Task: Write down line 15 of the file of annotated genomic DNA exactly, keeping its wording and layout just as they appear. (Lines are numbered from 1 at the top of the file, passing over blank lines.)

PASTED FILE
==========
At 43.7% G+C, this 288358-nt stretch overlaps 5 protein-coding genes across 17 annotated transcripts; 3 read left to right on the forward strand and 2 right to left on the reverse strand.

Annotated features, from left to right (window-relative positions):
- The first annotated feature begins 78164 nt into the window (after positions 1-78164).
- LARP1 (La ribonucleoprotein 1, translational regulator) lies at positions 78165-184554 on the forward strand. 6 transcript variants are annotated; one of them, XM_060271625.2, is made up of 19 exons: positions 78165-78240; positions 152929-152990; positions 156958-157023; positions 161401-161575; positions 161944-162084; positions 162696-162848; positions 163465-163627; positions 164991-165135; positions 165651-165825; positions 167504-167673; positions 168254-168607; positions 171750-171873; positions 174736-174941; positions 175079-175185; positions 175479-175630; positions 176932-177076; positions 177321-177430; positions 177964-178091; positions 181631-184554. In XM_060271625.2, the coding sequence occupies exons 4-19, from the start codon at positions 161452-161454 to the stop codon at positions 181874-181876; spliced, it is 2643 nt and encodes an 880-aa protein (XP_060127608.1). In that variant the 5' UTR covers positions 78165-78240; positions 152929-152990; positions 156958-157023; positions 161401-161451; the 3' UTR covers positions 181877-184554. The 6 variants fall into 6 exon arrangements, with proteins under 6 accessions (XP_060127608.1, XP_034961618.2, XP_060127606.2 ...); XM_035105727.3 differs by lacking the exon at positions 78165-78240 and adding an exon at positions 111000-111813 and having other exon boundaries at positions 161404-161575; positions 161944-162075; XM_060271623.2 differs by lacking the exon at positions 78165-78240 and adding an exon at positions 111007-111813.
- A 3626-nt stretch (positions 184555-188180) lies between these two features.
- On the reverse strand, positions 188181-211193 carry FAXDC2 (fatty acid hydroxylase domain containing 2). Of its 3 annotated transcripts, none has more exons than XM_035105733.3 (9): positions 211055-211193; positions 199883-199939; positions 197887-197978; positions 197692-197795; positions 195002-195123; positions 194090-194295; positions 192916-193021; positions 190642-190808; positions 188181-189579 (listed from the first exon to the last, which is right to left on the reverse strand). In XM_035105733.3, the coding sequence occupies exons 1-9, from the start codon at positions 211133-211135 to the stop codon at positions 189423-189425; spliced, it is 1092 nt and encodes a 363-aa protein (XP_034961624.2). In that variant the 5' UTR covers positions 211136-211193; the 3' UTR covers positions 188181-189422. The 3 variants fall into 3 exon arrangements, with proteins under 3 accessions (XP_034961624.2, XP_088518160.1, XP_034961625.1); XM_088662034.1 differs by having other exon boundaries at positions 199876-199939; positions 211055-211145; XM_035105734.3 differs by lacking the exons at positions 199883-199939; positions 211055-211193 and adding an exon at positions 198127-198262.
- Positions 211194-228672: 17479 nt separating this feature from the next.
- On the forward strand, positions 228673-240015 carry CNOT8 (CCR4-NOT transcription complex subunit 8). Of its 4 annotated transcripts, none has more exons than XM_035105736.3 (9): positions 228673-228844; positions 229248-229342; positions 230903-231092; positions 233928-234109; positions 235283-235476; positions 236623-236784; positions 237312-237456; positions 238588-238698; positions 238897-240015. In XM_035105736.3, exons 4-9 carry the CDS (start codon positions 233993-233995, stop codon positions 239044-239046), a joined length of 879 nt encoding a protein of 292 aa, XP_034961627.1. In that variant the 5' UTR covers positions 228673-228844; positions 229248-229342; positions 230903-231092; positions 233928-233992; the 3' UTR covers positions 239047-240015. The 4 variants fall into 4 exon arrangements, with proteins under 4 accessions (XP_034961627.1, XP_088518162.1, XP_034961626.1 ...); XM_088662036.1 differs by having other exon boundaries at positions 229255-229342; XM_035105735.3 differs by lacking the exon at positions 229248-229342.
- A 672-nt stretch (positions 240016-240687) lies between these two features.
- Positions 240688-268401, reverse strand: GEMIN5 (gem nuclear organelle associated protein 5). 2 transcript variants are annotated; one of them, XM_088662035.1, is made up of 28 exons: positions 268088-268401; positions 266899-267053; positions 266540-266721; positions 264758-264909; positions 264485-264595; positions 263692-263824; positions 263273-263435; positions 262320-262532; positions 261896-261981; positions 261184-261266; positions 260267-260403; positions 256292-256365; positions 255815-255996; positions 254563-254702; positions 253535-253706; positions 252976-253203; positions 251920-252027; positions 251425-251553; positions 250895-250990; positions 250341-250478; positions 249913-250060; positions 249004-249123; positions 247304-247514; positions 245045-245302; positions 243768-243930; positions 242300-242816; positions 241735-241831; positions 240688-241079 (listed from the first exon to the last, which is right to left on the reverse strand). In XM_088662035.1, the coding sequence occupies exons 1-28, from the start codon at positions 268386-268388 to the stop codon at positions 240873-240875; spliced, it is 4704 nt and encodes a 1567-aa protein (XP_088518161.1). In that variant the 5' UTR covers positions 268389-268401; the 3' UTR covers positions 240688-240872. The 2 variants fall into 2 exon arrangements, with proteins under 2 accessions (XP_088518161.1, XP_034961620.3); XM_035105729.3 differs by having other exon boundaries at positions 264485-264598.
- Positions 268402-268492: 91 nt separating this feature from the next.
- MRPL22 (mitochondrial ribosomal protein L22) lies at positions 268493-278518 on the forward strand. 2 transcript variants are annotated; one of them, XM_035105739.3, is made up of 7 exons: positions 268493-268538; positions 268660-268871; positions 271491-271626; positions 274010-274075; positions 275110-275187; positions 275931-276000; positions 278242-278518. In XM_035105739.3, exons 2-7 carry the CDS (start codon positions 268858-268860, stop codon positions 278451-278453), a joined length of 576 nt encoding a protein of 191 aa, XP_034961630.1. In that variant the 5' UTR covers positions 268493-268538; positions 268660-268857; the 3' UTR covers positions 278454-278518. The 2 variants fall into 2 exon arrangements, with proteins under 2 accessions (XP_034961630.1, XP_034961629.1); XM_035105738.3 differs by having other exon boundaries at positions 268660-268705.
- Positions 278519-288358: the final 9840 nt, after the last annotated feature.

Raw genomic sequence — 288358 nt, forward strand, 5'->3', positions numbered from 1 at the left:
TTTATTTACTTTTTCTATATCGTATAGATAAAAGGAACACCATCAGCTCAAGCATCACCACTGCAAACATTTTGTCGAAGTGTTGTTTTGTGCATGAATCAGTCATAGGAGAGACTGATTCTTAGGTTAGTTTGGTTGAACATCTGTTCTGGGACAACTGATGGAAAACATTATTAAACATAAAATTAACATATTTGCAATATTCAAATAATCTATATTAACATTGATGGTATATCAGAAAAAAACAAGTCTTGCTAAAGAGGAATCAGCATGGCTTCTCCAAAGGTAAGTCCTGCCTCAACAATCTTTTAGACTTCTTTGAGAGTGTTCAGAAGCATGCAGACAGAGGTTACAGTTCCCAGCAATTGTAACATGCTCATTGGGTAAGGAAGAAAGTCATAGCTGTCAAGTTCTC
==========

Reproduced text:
TTTATTTACTTTTTCTATATCGTATAGATAAAAGGAACACCATCAGCTCAAGCATCACCACTGCAAACATTTTGTCGAAGTGTTGTTTTGTGCATGAATCAGTCATAGGAGAGACTGATTCTTAGGTTAGTTTGGTTGAACATCTGTTCTGGGACAACTGATGGAAAACATTATTAAACATAAAATTAACATATTTGCAATATTCAAATAATCTATATTAACATTGATGGTATATCAGAAAAAAACAAGTCTTGCTAAAGAGGAATCAGCATGGCTTCTCCAAAGGTAAGTCCTGCCTCAACAATCTTTTAGACTTCTTTGAGAGTGTTCAGAAGCATGCAGACAGAGGTTACAGTTCCCAGCAATTGTAACATGCTCATTGGGTAAGGAAGAAAGTCATAGCTGTCAAGTTCTC